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- To obtain a direct overview of multiple antigen localizations in a single tissue or cellular sample
- To identify different cell populations within a sample (time scale experiment)
- To test for co-localization. For example, one could stain for cellular markers and activation markers to infer the activity status of T lymphocytes
- To save rare tissue sections or cell samples.
Figure 1. Immunofluorescent analysis of MDCK cells using 66200-1-Ig (acetylated Tubulin(Lys40) antibody) at a dilution of 1:50 and Alexa Fluor 488-conjugated AffiniPure Goat Anti-Rabbit IgG(H+L).
For a successful multiple staining, it is recommended to consider the following tips before running the experiment:
It is essential to familiarize yourself with the microscope you are going to be working with, especially its emission/excitation/dichroic filters and, for confocal microscopes, its laser lines.
- Check and set up a spectrum viewer or a fluorophore reference chart regarding fluorophore/microscope compatibility. That will help to establish the maximum excitation and emission wavelengths of the fluorophore-conjugated antibodies.
For certain filters, e.g., FITC/TRITC filters, the compatibility evaluation is quite easy as they have been named after the fluorophores they are meant to be used with. As an example, Alexa Fluor® 488 is named based on an approximate excitation maximum (in nm), which also provides some brief guidance for laser and filter selection.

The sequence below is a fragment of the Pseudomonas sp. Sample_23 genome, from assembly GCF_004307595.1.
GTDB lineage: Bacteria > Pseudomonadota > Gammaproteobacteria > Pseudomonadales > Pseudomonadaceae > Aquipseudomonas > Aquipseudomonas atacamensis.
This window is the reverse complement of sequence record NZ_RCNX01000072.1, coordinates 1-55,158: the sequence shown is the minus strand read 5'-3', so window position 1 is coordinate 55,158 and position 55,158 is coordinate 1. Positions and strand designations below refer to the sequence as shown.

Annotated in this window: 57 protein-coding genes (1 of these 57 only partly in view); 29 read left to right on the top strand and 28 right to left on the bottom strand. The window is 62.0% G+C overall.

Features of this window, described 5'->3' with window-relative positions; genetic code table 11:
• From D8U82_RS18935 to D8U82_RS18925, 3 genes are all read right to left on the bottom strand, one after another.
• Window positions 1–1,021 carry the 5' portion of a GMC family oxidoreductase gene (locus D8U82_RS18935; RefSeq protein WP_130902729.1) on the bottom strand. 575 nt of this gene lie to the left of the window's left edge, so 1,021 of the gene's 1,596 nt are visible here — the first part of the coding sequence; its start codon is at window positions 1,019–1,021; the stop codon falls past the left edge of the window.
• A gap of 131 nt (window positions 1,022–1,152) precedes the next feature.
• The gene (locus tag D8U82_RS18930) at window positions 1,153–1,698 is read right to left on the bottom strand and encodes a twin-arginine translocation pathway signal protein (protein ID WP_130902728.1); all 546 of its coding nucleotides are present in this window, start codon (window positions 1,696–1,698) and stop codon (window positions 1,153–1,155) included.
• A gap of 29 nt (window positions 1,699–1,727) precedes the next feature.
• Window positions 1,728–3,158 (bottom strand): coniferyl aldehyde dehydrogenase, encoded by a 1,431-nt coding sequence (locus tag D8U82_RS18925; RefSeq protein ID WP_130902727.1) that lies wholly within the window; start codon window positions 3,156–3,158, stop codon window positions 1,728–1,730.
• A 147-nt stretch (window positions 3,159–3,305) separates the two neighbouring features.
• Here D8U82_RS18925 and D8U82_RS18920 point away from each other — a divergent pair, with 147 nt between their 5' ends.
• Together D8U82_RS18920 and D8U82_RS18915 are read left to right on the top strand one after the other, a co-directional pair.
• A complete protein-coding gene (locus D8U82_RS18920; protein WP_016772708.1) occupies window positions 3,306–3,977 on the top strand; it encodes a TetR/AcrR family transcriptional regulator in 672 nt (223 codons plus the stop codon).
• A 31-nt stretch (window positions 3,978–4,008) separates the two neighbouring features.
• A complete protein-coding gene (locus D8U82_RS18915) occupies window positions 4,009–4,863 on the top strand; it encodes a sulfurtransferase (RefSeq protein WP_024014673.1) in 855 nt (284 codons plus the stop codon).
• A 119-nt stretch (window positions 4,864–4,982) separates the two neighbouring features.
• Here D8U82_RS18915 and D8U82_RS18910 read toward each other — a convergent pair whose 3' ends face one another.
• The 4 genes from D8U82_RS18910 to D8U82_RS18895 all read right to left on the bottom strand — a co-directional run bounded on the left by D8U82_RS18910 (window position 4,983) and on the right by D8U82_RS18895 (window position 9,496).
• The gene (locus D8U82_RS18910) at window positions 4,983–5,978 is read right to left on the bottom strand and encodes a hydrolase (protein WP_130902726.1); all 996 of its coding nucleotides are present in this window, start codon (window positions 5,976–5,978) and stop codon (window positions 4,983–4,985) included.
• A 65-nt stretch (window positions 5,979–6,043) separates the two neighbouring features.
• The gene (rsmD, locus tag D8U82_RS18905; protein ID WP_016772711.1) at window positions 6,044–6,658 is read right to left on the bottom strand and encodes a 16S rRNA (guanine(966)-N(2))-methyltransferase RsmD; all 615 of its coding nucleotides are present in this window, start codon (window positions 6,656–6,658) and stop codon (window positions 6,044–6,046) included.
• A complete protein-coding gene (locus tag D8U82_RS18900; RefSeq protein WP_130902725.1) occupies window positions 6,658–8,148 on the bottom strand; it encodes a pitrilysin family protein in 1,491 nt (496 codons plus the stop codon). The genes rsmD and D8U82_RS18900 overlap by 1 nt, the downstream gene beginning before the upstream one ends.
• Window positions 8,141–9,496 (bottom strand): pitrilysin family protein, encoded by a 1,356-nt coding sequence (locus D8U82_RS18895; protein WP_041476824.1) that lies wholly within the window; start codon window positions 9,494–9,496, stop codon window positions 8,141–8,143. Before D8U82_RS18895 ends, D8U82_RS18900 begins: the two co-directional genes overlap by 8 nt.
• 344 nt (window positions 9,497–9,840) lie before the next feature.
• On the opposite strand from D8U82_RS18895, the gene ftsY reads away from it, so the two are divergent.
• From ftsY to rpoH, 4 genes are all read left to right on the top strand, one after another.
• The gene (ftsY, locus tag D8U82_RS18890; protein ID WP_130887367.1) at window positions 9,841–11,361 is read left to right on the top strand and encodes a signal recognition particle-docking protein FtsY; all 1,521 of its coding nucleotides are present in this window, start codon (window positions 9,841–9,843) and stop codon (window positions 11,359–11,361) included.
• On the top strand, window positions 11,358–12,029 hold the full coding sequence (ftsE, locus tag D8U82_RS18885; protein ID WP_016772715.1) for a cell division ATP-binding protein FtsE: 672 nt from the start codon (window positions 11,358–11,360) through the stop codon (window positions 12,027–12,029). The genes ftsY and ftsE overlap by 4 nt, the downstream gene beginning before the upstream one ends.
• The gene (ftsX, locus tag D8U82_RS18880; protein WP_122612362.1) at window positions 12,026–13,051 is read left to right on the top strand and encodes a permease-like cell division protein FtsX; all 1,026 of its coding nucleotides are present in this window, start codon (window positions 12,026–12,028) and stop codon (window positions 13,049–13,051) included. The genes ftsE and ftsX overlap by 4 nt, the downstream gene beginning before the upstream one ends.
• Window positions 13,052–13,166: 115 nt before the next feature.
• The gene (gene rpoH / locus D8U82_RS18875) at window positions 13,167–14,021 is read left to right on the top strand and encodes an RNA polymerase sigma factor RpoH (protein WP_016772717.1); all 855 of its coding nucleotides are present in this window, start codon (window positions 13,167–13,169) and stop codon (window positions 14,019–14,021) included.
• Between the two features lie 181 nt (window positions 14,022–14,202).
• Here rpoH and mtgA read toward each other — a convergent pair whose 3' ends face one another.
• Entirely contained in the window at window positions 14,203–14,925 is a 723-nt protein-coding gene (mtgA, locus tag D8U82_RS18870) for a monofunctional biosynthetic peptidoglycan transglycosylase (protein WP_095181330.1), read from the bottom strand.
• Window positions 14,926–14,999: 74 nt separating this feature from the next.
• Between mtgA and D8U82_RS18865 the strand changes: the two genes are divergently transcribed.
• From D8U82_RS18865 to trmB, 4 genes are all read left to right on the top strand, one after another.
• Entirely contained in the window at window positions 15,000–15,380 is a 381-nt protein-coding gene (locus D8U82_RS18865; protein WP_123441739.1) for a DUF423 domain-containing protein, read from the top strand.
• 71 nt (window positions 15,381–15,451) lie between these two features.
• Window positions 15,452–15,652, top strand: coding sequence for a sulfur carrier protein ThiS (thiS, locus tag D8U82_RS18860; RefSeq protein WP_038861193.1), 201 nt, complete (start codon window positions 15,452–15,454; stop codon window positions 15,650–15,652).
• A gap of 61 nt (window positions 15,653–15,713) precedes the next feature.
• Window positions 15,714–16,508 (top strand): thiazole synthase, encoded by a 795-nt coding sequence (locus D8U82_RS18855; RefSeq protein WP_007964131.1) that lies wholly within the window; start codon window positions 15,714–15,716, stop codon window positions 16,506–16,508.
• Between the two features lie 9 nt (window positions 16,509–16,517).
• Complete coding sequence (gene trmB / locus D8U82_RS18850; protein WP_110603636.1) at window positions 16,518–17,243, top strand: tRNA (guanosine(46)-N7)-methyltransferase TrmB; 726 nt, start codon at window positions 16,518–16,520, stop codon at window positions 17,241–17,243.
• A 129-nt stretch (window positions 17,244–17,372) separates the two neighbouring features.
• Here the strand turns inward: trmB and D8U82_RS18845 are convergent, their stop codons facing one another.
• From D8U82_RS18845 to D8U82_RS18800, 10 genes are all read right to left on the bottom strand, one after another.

1. Select fluorophores with high extinction coefficients (ε)
One of the most important factors affecting a fluorophore’s brightness is its extinction coefficient; the higher the value of the extinction coefficient, the brighter the fluorophore.
2. Select fluorophores with high quantum yields (Φ)
The quantum yield is a read-out of the efficiency of the fluorescence process (Φ) and is calculated by dividing the number of emitted photons by the number of absorbed photons. Generally, a 100% efficient fluorescence process would have a quantum yield of 1 (the maximum quantum yield possible).
3. Skip fluorophores with a high photobleaching susceptibility
Photobleaching is a photochemical alteration process that decreases the fluorescence signal intensity.
Please note: You can reduce the intensity/exposure time to the excitation light or use mounting media containing antifade reagents.
4. Make sure your fluorophore staining is spectrally different from your counterstain
Please note: Counterstains provide background contrast and help to visualize observed staining (e.g., DAPI stains nuclei).
Please note: Remember to set up your counterstain and fluorophore staining to be easily distinguishable. For example, Draq5 works better than DAPI as a nuclear counterstain when using antibodies conjugated to blue fluorophores such as Alexa Fluor 405 or DyLight Fluor 405 (Figure 2).
Figure 2. Immunofluorescent staining of MAP2 (17490-1-AP, 1:250 dilution) and TUBB3 (66375-1-lg, 1:250) with 4% PFA fixed control hiPSC-derived neuronal cultures (35 days old). (Red: MAP2; Green: TUBB3; Blue: DAPI). Provided by BioTalentum Ltd., Hungary.
5. Use fluorophores with a narrow emission spectrum in multi-color IF experiments to avoid spectral overlap
Spectral overlap is known as bleed-through and is described as the detection of one fluorophore in another fluorophore’s filter set. Bleed-through makes it difficult to observe distinct fluorescence signals and tangles the evaluation of co-localization experiments.
Please note: While selecting fluorophores, check the emission and excitation spectra for spectral overlap with the help of a spectrum viewer.
Select the best fluorophore to be detectable by separate channels based on the target protein expression.